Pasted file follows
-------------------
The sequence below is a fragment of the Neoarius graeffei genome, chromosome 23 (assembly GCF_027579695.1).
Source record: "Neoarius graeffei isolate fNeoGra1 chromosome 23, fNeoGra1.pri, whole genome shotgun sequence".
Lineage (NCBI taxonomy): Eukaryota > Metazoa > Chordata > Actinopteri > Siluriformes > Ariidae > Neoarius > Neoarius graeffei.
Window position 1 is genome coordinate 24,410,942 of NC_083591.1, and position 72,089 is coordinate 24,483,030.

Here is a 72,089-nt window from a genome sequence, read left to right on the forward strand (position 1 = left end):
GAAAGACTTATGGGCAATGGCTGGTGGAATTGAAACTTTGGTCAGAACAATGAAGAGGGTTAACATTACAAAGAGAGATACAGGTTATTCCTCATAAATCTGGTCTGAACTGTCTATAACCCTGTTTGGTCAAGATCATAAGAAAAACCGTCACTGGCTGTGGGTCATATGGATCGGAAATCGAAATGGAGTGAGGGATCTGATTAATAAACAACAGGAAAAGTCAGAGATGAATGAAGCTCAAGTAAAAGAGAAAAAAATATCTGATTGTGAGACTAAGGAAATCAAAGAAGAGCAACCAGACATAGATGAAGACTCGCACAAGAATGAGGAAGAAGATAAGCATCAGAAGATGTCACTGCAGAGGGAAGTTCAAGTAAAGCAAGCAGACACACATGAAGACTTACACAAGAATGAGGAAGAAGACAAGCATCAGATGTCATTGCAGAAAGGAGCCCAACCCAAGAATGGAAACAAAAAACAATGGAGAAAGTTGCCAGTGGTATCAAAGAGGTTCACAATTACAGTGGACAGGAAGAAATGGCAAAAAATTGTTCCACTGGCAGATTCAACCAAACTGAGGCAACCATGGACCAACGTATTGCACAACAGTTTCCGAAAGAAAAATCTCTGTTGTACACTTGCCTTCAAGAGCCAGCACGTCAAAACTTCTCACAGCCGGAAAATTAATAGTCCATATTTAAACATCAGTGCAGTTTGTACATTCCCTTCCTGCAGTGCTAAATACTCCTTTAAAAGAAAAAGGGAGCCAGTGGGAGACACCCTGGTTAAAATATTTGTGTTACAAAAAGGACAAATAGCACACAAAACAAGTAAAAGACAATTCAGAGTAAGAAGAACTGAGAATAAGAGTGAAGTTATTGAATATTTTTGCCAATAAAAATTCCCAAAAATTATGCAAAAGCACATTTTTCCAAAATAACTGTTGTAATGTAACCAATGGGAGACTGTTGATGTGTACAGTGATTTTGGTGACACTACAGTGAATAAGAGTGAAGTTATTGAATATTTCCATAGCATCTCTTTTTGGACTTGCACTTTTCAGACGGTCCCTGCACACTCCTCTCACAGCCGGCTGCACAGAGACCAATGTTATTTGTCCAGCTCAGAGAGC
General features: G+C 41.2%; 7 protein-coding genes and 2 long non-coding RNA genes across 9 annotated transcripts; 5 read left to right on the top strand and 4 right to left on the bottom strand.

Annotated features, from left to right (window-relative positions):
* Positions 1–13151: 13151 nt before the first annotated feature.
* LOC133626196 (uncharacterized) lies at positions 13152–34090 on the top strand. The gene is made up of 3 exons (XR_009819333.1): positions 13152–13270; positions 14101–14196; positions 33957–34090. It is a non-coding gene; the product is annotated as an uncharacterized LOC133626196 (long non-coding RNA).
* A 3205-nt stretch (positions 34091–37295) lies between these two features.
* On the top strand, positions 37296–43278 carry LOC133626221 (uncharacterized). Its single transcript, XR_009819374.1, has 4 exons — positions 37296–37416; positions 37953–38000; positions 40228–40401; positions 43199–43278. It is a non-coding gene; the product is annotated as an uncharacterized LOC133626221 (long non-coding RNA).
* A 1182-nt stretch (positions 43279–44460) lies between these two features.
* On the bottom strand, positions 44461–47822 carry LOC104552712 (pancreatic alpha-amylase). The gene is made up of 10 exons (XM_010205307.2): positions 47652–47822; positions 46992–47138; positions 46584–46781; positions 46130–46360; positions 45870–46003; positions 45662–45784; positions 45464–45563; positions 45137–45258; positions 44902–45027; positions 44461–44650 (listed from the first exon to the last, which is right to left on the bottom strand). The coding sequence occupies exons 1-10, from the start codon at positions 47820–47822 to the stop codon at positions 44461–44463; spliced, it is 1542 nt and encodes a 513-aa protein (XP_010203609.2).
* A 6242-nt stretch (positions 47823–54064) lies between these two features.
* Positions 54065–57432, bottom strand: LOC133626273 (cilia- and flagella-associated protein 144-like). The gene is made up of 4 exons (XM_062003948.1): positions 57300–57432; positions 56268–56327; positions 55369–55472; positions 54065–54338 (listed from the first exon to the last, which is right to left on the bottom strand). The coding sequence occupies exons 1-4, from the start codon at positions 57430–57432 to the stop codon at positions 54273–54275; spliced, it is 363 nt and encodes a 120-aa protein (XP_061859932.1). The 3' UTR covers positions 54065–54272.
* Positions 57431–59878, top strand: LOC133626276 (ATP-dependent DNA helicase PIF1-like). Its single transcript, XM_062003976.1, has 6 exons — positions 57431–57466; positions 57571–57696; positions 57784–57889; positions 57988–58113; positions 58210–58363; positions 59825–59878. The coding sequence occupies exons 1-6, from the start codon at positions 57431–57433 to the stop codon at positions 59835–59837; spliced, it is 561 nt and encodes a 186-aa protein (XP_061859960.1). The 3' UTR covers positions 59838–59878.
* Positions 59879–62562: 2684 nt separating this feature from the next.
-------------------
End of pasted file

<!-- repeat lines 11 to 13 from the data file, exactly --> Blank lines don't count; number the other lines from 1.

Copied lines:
* A 3205-nt stretch (positions 34091–37295) lies between these two features.
* On the top strand, positions 37296–43278 carry LOC133626221 (uncharacterized). Its single transcript, XR_009819374.1, has 4 exons — positions 37296–37416; positions 37953–38000; positions 40228–40401; positions 43199–43278. It is a non-coding gene; the product is annotated as an uncharacterized LOC133626221 (long non-coding RNA).
* A 1182-nt stretch (positions 43279–44460) lies between these two features.